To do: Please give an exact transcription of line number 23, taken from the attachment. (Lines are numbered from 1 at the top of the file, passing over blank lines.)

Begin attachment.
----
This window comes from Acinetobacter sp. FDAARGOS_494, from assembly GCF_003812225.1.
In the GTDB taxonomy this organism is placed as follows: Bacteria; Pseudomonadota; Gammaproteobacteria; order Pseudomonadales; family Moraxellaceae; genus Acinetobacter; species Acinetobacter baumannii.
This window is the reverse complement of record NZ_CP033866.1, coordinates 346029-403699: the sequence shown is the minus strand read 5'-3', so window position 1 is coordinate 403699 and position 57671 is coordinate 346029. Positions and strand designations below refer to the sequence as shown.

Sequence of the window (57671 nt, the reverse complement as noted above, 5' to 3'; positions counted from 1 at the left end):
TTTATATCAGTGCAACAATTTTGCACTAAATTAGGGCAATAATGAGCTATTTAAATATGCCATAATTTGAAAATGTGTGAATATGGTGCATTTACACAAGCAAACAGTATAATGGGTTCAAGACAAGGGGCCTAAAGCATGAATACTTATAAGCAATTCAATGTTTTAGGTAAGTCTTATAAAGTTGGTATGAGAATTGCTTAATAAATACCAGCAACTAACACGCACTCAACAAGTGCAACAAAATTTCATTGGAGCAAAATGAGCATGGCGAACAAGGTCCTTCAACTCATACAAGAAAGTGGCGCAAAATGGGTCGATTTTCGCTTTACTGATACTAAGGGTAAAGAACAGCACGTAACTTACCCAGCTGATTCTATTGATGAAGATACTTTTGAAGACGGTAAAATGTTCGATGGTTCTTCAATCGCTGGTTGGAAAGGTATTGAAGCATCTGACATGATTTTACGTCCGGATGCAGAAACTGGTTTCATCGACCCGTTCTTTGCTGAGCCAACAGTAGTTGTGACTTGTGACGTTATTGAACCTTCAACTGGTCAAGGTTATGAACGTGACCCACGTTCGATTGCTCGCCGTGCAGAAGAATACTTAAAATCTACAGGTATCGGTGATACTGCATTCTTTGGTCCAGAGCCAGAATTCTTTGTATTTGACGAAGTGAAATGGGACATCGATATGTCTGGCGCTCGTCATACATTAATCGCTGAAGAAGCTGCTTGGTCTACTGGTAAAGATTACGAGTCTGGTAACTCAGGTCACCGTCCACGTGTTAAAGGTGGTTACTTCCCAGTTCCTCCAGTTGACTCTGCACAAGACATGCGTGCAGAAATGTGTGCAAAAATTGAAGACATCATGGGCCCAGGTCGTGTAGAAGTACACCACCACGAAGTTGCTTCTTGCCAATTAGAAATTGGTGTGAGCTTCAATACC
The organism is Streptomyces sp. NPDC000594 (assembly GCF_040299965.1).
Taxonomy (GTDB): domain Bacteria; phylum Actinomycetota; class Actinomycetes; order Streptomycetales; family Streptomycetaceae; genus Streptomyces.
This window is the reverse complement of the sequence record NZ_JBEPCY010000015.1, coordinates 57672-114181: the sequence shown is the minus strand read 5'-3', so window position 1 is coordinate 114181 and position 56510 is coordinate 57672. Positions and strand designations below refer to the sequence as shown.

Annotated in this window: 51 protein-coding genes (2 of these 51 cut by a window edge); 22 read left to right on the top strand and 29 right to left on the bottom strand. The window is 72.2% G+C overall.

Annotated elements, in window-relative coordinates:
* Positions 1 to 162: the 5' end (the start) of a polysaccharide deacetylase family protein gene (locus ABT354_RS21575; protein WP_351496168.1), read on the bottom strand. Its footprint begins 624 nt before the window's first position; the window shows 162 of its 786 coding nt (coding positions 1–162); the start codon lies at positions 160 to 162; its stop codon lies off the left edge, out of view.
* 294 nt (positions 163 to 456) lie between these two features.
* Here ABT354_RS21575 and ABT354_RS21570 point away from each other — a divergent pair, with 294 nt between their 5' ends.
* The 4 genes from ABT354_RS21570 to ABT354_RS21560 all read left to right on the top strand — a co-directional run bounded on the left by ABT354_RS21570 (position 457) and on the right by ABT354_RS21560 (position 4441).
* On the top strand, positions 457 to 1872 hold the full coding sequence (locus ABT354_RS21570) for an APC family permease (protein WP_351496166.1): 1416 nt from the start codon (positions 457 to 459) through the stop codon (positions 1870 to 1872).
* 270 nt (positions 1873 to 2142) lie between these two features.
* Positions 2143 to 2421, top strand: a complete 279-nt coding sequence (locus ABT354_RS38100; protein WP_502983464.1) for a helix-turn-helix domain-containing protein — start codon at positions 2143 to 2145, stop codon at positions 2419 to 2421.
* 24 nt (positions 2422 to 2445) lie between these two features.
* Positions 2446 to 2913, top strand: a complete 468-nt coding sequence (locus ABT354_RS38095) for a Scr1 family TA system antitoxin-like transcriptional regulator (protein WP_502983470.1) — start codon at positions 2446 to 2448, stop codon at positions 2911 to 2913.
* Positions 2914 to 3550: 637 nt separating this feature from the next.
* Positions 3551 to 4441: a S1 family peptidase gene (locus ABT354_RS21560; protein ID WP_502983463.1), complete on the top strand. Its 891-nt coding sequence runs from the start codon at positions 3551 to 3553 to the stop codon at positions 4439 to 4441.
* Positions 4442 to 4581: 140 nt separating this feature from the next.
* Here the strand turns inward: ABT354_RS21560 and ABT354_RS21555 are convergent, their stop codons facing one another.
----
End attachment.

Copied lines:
* Here the strand turns inward: ABT354_RS21560 and ABT354_RS21555 are convergent, their stop codons facing one another.